How does this apply to CUs?
If we take a page from the cooperative grocers, we need to connect our members to money. Does that seem odd?
Let’s hold that thought for a moment and look at a few business strategies:
• Repositioning strategies. The life cycle of a business has four distinct stages: introduction, growth, maturity, and decline.
|CUNA Mutual Group's John Lass addresses CU sustainability. Watch now.|
When a company reaches the decline phase, it has two options: Cease to exist or re-invent itself into a new company and start the lifecycle all over again.
Much debate surrounds which phase credit unions are currently in, but it seems to be either maturity or decline. Either way, credit unions will need to consider strategies to re-invent or re-position themselves.
• Innovation strategies. As repositioning strategies can help credit unions renew their competitive position, so are innovation strategies.
The Blue Ocean Strategy is the product of W. Chan Kim & Renee Mauborgne. It’s based on the study of 150 strategic moves spanning more than 100 years and 30 industries.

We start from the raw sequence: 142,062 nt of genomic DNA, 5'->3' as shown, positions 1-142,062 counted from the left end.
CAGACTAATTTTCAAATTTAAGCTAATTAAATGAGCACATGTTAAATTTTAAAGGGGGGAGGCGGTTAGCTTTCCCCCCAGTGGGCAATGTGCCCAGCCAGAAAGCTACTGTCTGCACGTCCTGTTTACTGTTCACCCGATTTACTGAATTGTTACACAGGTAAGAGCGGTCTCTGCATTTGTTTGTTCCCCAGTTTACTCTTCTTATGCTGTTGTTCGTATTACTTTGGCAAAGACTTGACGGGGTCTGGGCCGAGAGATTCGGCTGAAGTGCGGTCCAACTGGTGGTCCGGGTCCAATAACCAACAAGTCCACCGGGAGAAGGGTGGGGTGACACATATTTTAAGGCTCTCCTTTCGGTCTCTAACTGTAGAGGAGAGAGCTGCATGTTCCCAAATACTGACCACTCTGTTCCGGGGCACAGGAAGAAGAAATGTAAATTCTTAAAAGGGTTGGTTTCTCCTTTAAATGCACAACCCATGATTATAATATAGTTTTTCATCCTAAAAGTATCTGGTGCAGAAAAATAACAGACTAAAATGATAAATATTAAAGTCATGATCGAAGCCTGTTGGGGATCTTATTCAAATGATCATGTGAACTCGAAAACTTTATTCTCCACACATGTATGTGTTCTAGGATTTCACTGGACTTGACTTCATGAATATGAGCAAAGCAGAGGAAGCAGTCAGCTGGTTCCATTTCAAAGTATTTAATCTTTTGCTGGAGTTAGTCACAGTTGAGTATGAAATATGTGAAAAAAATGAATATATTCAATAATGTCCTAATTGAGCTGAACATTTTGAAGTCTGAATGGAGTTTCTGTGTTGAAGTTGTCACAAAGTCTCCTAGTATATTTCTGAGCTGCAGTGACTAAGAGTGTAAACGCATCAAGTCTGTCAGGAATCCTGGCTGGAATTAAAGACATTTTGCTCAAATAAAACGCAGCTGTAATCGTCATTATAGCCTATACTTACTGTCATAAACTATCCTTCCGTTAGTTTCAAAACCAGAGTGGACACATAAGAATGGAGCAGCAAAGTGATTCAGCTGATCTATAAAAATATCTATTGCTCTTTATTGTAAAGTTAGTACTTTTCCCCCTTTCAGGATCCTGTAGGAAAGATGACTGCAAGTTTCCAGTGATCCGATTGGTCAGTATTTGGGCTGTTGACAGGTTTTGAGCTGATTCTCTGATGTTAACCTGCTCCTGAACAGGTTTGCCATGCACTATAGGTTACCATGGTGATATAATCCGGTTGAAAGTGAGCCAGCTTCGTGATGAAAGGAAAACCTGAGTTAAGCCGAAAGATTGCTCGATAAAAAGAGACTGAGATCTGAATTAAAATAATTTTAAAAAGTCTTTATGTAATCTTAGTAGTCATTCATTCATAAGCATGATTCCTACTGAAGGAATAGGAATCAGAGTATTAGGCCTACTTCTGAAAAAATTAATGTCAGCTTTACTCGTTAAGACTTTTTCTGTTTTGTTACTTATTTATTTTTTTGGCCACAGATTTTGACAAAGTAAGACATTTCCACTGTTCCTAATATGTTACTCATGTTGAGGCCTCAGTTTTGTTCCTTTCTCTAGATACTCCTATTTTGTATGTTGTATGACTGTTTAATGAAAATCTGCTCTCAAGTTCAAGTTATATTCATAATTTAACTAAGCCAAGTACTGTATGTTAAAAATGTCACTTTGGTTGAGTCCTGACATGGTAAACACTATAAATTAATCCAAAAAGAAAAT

The primary contention of Blue Ocean Strategy is that value innovations will create value to both the firm and its customers, rendering rivals obsolete and creating uncontested market space.
Currently, credit unions complete in the same space as big banks. If the credit union industry doesn’t want to move into the space already occupied by large banks, where can it move?
Based on Blue Ocean Strategy, I propose we enter into a space that’s more cooperative and highlights the fact that credit unions:
Part II of this report will address how a shared-value business model would benefit credit unions.
ANNE LEGG is vice president of marketing at Cabrillo Credit Union in San Diego and former chair of the CUNA Marketing & Business Development Council. The recent MBA graduate explores credit union sustainability in her MBA-thesis/white paper, “Creating a New Credit Union Sustainability Business Model.”
A U.S. District judge Monday dismissed three lawsuits--including one by the National Credit Union Administration--brought against U.S. Bank National Association and Bank of America, National Association regarding their duties as trustees of residential mortgage-backed securities.